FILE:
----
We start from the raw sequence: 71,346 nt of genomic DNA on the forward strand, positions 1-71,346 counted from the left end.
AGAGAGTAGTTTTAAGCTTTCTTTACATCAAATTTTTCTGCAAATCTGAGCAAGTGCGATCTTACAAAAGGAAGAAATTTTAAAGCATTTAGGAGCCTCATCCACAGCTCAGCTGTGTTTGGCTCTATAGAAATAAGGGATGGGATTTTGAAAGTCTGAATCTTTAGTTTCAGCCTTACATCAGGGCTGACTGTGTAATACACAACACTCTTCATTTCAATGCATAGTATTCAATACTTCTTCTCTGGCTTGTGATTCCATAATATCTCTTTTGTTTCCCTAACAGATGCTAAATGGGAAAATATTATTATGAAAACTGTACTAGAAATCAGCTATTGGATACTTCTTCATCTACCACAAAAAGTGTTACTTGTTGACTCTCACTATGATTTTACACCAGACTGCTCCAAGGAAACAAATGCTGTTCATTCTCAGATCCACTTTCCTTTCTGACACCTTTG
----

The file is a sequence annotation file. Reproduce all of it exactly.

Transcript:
We start from the raw sequence: 71,346 nt of genomic DNA on the forward strand, positions 1-71,346 counted from the left end.
AGAGAGTAGTTTTAAGCTTTCTTTACATCAAATTTTTCTGCAAATCTGAGCAAGTGCGATCTTACAAAAGGAAGAAATTTTAAAGCATTTAGGAGCCTCATCCACAGCTCAGCTGTGTTTGGCTCTATAGAAATAAGGGATGGGATTTTGAAAGTCTGAATCTTTAGTTTCAGCCTTACATCAGGGCTGACTGTGTAATACACAACACTCTTCATTTCAATGCATAGTATTCAATACTTCTTCTCTGGCTTGTGATTCCATAATATCTCTTTTGTTTCCCTAACAGATGCTAAATGGGAAAATATTATTATGAAAACTGTACTAGAAATCAGCTATTGGATACTTCTTCATCTACCACAAAAAGTGTTACTTGTTGACTCTCACTATGATTTTACACCAGACTGCTCCAAGGAAACAAATGCTGTTCATTCTCAGATCCACTTTCCTTTCTGACACCTTTG